Norma McCorvey, Roe v. Wade figure, dies
WASHINGTON, D.C. – Norma McCorvey, known as “Jane Roe” in the Roe v. Wade Supreme Court case that established a constitutional right to abortion, has died, according to a priest close to the family.
The Rev. Frank Pavone, an anti-abortion rights activist, released a statement Saturday, saying, “Norma has been a friend of mine, and of Priests for Life, for more than 20 years. She was victimized and exploited by abortion ideologues when she was a young woman but she came to be genuinely sorry that a decision named for her has led to the deaths of more than 58 million children.”
McCorvey had become active in the movement against abortion rights after the US Supreme Court ruled on Roe v. Wade in 1973.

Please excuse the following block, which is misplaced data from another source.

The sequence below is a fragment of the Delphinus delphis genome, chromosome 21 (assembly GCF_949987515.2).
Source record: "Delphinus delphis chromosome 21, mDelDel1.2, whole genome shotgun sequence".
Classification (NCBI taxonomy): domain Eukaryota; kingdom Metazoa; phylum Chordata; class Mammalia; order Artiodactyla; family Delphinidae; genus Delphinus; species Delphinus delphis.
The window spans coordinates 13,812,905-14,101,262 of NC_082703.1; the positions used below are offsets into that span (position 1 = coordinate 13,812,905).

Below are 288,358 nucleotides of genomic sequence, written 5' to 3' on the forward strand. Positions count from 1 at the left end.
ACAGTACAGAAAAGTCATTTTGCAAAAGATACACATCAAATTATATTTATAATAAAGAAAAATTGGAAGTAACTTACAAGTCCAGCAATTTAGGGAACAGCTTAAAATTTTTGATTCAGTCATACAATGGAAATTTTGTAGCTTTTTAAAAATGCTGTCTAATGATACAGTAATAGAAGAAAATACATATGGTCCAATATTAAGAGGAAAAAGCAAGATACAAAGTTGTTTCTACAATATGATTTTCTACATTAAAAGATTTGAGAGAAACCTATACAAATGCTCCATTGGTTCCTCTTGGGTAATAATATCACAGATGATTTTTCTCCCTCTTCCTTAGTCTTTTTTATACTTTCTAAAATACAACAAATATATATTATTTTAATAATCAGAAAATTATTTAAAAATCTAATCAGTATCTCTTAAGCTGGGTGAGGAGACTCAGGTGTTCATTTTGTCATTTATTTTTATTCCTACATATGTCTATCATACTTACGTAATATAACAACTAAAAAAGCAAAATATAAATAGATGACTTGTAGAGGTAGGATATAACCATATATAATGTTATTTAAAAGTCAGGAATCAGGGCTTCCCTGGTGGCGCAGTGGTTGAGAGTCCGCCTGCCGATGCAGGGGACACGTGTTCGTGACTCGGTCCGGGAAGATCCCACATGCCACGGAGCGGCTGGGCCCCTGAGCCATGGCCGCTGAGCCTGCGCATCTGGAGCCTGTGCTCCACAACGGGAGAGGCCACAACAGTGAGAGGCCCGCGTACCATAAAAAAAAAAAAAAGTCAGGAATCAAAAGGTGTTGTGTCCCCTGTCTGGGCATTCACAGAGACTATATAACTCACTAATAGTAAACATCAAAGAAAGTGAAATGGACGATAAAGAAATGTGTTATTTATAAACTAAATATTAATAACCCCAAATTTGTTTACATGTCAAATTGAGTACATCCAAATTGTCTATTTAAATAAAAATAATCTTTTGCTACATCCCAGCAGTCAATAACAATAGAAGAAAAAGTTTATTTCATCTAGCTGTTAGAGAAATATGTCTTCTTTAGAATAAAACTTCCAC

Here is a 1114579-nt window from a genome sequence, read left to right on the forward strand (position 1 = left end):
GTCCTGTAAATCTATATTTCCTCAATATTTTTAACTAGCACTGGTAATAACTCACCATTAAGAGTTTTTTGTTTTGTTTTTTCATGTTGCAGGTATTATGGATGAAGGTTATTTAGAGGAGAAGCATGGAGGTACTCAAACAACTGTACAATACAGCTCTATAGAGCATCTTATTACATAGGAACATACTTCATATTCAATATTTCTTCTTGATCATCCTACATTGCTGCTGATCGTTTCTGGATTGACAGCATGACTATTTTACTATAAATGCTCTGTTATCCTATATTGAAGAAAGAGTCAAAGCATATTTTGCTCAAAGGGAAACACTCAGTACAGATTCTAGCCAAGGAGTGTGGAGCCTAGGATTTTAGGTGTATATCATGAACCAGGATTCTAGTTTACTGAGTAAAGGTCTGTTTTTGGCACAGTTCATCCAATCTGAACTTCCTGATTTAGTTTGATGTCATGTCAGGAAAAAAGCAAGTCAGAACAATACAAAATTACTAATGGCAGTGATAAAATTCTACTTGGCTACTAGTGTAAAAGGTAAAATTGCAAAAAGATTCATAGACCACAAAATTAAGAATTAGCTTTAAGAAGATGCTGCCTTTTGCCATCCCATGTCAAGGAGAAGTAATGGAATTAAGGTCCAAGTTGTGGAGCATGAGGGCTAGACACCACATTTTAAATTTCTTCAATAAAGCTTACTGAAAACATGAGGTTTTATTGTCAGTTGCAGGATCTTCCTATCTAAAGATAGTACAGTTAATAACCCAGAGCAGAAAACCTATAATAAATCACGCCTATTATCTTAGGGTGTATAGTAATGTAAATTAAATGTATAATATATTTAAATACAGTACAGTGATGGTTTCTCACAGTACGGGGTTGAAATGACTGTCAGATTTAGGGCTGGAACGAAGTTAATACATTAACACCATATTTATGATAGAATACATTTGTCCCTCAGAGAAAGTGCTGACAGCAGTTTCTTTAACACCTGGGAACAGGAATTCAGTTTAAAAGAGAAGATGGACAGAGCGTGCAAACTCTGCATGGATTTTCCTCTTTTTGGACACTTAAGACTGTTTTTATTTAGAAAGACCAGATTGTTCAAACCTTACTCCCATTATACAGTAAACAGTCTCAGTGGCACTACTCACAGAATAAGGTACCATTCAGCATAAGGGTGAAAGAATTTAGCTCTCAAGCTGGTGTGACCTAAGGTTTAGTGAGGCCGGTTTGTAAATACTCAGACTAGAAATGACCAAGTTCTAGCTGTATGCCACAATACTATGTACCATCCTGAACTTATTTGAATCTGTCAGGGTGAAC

She began her association with one of the United States’ most contentious and volatile sociopolitical issues in 1970, when she became the lead plaintiff in the class-action lawsuit filed to challenge the strict anti-abortion laws in Texas.
The case was appealed to the Supreme Court, which handed down its controversial ruling on January 22, 1973. The decision legalized the right to an abortion in all 50 states and sparked a political debate that remains charged to this day.
However, McCorvey, who was on her third pregnancy, never had an abortion and gave birth to a girl, who was given up for adoption.